UNITED NATIONS (Reuters) - Iran charged on Thursday that assassins who killed an Iranian nuclear scientist in Tehran last week may have used information obtained from the United Nations.
Mostafa Ahmadi-Roshan, 32, was killed by a motorbike hitman who put a magnetic bomb on his car on a street during the morning rush hour on January 11. Iran, at odds with Western governments over its nuclear program, has accused U.S. and Israeli agents of being behind the killing.
Iran’s deputy U.N. ambassador Eshagh Al Habib said there was a “high suspicion that ... terrorist circles used the intelligence obtained from United Nations bodies, including the sanctions list of the Security Council and interviews carried out by IAEA (International Atomic Energy Agency) with our nuclear scientists, to identify and carry out their malicious acts.”
Ahmadi-Roshan recently met with IAEA inspectors, Al Habib told the Security Council, “a fact that indicates that these U.N. agencies may have played a role in leaking information on Iran’s nuclear facilities and scientist.”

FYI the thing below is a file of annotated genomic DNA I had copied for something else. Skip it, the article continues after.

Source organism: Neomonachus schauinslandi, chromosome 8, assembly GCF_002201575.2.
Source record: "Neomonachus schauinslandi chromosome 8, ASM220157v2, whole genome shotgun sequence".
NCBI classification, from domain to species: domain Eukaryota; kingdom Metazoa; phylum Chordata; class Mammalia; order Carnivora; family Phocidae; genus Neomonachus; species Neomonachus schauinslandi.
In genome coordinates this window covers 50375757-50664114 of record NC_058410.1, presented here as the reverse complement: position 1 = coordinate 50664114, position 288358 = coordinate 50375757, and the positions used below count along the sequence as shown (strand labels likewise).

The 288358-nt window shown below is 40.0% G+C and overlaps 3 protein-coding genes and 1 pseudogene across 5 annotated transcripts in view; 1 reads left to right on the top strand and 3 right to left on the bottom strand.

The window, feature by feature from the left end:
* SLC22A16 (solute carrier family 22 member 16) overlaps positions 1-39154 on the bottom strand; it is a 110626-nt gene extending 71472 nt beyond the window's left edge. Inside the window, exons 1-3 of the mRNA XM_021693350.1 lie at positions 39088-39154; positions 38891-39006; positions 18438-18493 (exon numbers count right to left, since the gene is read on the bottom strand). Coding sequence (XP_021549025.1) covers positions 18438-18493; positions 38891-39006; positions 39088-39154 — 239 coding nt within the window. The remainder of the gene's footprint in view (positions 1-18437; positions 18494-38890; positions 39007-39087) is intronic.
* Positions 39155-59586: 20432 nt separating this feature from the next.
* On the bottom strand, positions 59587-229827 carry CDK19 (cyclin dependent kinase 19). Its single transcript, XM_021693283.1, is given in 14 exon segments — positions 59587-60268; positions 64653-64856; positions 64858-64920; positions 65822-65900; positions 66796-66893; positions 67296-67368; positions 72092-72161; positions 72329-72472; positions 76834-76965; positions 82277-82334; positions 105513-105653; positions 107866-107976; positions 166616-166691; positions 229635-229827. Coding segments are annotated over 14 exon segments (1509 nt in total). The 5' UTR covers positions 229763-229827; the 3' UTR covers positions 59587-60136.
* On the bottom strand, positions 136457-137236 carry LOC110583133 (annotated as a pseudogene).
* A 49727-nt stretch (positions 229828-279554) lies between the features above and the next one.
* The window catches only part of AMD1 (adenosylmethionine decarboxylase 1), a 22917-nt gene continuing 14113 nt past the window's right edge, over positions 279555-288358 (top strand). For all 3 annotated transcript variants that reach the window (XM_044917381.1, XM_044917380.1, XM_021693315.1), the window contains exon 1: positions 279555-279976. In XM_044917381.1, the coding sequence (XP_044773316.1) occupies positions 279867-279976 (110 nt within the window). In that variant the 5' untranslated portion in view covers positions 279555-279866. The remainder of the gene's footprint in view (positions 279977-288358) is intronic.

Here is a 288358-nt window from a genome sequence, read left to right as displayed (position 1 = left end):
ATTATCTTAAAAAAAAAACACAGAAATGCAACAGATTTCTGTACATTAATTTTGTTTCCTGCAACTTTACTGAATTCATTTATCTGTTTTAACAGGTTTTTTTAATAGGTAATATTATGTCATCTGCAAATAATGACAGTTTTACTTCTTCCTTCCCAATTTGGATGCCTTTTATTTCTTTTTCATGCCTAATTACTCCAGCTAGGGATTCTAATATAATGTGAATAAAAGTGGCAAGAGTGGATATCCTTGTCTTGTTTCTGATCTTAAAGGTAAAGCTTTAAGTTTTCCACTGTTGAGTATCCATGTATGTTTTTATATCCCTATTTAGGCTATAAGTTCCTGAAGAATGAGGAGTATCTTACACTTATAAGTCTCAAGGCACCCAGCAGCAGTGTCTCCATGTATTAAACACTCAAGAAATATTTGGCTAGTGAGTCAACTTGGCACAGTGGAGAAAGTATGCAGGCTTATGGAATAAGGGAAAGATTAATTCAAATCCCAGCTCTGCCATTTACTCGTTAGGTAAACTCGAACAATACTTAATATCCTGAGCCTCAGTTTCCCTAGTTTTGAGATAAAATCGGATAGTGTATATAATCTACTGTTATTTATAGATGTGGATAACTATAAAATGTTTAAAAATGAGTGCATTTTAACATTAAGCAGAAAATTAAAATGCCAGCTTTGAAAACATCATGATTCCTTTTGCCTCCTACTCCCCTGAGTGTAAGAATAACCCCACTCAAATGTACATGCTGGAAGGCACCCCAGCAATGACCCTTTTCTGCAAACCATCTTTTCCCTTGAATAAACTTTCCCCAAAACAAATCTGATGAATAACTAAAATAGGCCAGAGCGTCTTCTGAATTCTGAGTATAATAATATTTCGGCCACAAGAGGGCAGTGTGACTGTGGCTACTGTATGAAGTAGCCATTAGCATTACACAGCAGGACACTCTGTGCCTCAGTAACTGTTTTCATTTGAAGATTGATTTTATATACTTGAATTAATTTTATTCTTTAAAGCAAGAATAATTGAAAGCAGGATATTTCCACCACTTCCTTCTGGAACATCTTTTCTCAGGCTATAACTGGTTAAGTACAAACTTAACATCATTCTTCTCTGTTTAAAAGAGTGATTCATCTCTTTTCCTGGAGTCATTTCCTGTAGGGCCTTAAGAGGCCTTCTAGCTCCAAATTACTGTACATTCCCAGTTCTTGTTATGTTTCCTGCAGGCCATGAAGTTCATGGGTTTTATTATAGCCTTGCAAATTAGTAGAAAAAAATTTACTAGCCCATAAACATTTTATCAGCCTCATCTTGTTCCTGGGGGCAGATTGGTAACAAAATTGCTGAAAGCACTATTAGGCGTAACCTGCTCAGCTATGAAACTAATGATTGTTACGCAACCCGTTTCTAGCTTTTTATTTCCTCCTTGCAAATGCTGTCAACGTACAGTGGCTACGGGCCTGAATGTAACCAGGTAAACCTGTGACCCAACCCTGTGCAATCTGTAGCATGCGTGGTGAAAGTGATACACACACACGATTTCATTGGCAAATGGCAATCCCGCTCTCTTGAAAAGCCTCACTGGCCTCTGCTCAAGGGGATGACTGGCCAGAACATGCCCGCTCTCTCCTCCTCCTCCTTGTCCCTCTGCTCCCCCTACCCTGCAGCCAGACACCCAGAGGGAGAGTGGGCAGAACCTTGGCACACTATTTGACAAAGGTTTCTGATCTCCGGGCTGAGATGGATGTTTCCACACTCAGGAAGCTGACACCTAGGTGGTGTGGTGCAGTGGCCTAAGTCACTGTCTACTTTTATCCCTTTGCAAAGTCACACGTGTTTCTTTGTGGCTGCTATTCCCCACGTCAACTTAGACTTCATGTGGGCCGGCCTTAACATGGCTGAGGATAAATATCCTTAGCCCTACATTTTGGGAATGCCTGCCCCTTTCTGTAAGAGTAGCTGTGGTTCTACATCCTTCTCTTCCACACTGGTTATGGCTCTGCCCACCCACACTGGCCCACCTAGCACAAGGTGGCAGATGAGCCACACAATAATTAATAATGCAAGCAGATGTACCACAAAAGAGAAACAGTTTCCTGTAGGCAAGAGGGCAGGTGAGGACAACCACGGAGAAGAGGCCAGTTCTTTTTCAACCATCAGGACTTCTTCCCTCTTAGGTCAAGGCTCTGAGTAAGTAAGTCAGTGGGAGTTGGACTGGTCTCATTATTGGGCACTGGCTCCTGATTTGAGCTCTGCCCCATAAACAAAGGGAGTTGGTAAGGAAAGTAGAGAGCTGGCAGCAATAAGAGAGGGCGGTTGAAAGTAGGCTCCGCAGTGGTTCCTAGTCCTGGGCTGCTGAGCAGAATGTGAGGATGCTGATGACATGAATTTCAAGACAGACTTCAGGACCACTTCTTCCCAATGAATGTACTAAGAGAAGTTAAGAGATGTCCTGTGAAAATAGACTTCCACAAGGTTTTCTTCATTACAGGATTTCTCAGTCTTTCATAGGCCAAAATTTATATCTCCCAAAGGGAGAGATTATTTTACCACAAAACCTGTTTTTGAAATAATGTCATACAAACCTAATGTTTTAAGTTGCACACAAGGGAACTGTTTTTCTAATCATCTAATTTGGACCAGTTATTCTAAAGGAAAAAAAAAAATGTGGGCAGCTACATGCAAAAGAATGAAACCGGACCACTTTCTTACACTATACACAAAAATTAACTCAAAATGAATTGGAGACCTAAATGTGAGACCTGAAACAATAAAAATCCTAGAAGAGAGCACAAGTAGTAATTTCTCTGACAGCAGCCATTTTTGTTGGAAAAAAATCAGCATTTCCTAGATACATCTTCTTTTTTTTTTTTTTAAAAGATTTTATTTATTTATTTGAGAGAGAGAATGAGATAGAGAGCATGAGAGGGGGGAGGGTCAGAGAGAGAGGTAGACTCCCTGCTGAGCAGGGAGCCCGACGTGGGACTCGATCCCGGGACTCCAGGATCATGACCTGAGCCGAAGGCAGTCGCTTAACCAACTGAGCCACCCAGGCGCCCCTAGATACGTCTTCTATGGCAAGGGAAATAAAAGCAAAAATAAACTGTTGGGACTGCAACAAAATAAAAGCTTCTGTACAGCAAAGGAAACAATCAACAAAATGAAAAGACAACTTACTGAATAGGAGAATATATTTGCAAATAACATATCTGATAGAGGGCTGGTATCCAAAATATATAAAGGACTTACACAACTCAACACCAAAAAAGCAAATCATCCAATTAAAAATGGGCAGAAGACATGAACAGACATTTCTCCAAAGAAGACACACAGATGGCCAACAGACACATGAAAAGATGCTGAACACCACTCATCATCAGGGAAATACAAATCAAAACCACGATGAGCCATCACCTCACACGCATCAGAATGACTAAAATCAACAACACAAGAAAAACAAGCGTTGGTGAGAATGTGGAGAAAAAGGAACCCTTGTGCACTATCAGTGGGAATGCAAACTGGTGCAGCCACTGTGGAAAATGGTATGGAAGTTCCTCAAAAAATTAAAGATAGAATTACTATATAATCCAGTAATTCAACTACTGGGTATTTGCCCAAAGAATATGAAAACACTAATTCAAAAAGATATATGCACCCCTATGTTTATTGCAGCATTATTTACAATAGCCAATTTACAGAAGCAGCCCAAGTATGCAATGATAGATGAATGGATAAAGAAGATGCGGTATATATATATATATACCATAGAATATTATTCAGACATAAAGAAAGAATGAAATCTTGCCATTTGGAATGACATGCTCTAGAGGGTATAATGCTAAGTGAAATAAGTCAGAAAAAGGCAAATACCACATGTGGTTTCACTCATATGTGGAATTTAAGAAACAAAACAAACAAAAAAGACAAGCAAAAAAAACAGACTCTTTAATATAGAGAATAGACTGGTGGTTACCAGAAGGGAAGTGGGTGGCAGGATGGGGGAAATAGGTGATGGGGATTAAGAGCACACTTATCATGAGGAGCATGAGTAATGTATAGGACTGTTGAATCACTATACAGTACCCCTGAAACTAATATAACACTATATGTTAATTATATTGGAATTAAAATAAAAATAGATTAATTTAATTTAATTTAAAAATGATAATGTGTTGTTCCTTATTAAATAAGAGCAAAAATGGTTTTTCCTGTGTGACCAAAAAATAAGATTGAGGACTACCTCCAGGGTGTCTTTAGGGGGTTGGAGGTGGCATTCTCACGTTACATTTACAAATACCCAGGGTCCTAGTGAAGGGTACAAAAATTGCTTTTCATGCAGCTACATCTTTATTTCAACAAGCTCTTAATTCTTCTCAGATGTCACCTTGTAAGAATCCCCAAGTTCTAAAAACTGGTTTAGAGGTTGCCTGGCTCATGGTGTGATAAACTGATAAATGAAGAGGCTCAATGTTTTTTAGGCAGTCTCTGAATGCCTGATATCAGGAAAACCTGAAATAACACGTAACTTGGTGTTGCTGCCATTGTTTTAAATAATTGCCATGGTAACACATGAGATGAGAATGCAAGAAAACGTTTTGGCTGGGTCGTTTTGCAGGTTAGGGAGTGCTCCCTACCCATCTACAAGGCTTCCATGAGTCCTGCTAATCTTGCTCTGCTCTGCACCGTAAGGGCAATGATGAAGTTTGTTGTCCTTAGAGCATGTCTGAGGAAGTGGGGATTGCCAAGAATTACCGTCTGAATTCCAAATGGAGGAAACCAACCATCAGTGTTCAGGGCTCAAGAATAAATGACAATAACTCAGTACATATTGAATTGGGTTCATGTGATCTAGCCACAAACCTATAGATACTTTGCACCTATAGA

He also accused the world body of failing to observe secrecy over its inspections of nuclear facilities.
U.N. spokesman Martin Nesirky said he was looking into the allegations. The Vienna-based IAEA is the U.N. nuclear watchdog and has played a key role in trying to determine whether Tehran’s atomic program has military dimensions.
The murder of Ahmadi-Roshan was the fifth daylight attack in two years on technical experts involved in Iran’s nuclear program, which Western countries believe is aimed at producing an atomic weapon but Tehran says is for peaceful purposes.
The United States has denied involvement in the killing and has condemned it, as has U.N. Secretary-General Ban Ki-moon. An Israeli minister also said this week that Iran’s charges of Israeli involvement were “completely baseless.”
The Security Council has imposed four rounds of sanctions on Iran over its nuclear activities. Its list of sanctioned individuals does not include Ahmadi-Roshan, but does name another scientist, Fereydoun Abbasi-Davani, wounded in a Tehran car bomb blast in November, 2010.
Al Habib, addressing a Security Council debate on justice and the rule of law, said it was “odd” that the council had said nothing about attacks on Iranian scientists. “Is it the way to advance the rule of law at the international level?” he asked.
Reporting By Soren Larson and Patrick Worsnip; Editing by Philip Barbara